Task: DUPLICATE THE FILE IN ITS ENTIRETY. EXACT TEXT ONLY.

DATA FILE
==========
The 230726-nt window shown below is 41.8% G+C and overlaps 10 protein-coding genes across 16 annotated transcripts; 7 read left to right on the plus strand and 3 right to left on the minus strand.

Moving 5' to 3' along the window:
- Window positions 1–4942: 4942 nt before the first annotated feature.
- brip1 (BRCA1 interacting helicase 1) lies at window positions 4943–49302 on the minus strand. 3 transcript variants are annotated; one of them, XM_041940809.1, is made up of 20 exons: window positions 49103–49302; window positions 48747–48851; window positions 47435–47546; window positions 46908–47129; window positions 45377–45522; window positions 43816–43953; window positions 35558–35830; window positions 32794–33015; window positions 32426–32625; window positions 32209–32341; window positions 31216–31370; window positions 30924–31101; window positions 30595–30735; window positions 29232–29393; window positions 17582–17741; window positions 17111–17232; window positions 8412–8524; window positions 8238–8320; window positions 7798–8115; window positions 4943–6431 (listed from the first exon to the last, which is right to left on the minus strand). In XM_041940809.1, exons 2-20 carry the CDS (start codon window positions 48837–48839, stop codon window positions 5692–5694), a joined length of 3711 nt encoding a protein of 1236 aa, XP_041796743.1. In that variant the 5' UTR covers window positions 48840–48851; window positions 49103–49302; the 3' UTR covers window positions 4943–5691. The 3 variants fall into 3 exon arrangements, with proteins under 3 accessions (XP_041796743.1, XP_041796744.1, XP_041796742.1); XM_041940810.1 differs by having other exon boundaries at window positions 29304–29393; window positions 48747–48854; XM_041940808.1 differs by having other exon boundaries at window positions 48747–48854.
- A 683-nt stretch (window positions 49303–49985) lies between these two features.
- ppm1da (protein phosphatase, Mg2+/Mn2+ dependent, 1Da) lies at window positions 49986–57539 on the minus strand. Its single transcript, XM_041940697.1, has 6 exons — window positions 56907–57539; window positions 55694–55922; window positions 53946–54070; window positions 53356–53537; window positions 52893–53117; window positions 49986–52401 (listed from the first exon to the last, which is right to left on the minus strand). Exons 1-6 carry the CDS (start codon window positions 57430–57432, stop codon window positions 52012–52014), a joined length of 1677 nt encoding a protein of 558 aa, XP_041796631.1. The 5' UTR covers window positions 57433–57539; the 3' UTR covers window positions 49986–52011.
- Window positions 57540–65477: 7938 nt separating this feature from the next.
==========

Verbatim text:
The 230726-nt window shown below is 41.8% G+C and overlaps 10 protein-coding genes across 16 annotated transcripts; 7 read left to right on the plus strand and 3 right to left on the minus strand.

Moving 5' to 3' along the window:
- Window positions 1–4942: 4942 nt before the first annotated feature.
- brip1 (BRCA1 interacting helicase 1) lies at window positions 4943–49302 on the minus strand. 3 transcript variants are annotated; one of them, XM_041940809.1, is made up of 20 exons: window positions 49103–49302; window positions 48747–48851; window positions 47435–47546; window positions 46908–47129; window positions 45377–45522; window positions 43816–43953; window positions 35558–35830; window positions 32794–33015; window positions 32426–32625; window positions 32209–32341; window positions 31216–31370; window positions 30924–31101; window positions 30595–30735; window positions 29232–29393; window positions 17582–17741; window positions 17111–17232; window positions 8412–8524; window positions 8238–8320; window positions 7798–8115; window positions 4943–6431 (listed from the first exon to the last, which is right to left on the minus strand). In XM_041940809.1, exons 2-20 carry the CDS (start codon window positions 48837–48839, stop codon window positions 5692–5694), a joined length of 3711 nt encoding a protein of 1236 aa, XP_041796743.1. In that variant the 5' UTR covers window positions 48840–48851; window positions 49103–49302; the 3' UTR covers window positions 4943–5691. The 3 variants fall into 3 exon arrangements, with proteins under 3 accessions (XP_041796743.1, XP_041796744.1, XP_041796742.1); XM_041940810.1 differs by having other exon boundaries at window positions 29304–29393; window positions 48747–48854; XM_041940808.1 differs by having other exon boundaries at window positions 48747–48854.
- A 683-nt stretch (window positions 49303–49985) lies between these two features.
- ppm1da (protein phosphatase, Mg2+/Mn2+ dependent, 1Da) lies at window positions 49986–57539 on the minus strand. Its single transcript, XM_041940697.1, has 6 exons — window positions 56907–57539; window positions 55694–55922; window positions 53946–54070; window positions 53356–53537; window positions 52893–53117; window positions 49986–52401 (listed from the first exon to the last, which is right to left on the minus strand). Exons 1-6 carry the CDS (start codon window positions 57430–57432, stop codon window positions 52012–52014), a joined length of 1677 nt encoding a protein of 558 aa, XP_041796631.1. The 5' UTR covers window positions 57433–57539; the 3' UTR covers window positions 49986–52011.
- Window positions 57540–65477: 7938 nt separating this feature from the next.